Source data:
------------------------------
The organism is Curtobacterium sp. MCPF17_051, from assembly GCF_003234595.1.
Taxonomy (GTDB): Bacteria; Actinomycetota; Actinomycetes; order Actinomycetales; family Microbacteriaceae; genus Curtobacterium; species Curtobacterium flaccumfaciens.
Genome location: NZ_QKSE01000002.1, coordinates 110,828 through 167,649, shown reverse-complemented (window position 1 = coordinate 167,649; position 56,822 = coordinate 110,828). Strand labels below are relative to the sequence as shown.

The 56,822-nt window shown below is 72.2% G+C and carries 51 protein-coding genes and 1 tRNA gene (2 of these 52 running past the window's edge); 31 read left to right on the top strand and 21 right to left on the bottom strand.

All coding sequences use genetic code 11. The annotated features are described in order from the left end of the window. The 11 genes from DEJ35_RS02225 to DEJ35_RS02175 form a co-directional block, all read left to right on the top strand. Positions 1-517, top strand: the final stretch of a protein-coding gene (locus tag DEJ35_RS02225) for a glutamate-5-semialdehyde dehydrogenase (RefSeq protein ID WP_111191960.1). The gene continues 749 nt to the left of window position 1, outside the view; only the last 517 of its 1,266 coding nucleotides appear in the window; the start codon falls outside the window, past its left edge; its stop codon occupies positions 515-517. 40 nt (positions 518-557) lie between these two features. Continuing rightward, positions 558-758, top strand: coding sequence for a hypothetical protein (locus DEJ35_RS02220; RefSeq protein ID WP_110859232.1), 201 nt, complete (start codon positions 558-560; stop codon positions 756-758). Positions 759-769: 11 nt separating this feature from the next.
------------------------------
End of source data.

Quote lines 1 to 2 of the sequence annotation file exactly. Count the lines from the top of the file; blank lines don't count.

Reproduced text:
The organism is Curtobacterium sp. MCPF17_051, from assembly GCF_003234595.1.
Taxonomy (GTDB): Bacteria; Actinomycetota; Actinomycetes; order Actinomycetales; family Microbacteriaceae; genus Curtobacterium; species Curtobacterium flaccumfaciens.